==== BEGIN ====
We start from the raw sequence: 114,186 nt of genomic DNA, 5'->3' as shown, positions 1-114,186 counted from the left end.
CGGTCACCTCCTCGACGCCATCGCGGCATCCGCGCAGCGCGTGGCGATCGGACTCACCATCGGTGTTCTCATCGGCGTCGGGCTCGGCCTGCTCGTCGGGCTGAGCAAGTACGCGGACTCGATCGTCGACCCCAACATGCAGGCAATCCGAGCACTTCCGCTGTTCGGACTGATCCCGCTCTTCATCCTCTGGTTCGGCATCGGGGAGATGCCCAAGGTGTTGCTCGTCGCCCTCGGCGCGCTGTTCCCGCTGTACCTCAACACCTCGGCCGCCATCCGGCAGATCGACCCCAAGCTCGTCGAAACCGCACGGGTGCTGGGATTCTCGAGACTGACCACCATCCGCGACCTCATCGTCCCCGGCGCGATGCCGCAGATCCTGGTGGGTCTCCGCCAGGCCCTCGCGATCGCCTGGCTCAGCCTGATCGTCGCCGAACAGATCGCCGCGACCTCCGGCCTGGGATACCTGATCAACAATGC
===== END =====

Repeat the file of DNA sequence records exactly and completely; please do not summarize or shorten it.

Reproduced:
We start from the raw sequence: 114,186 nt of genomic DNA, 5'->3' as shown, positions 1-114,186 counted from the left end.
CGGTCACCTCCTCGACGCCATCGCGGCATCCGCGCAGCGCGTGGCGATCGGACTCACCATCGGTGTTCTCATCGGCGTCGGGCTCGGCCTGCTCGTCGGGCTGAGCAAGTACGCGGACTCGATCGTCGACCCCAACATGCAGGCAATCCGAGCACTTCCGCTGTTCGGACTGATCCCGCTCTTCATCCTCTGGTTCGGCATCGGGGAGATGCCCAAGGTGTTGCTCGTCGCCCTCGGCGCGCTGTTCCCGCTGTACCTCAACACCTCGGCCGCCATCCGGCAGATCGACCCCAAGCTCGTCGAAACCGCACGGGTGCTGGGATTCTCGAGACTGACCACCATCCGCGACCTCATCGTCCCCGGCGCGATGCCGCAGATCCTGGTGGGTCTCCGCCAGGCCCTCGCGATCGCCTGGCTCAGCCTGATCGTCGCCGAACAGATCGCCGCGACCTCCGGCCTGGGATACCTGATCAACAATGC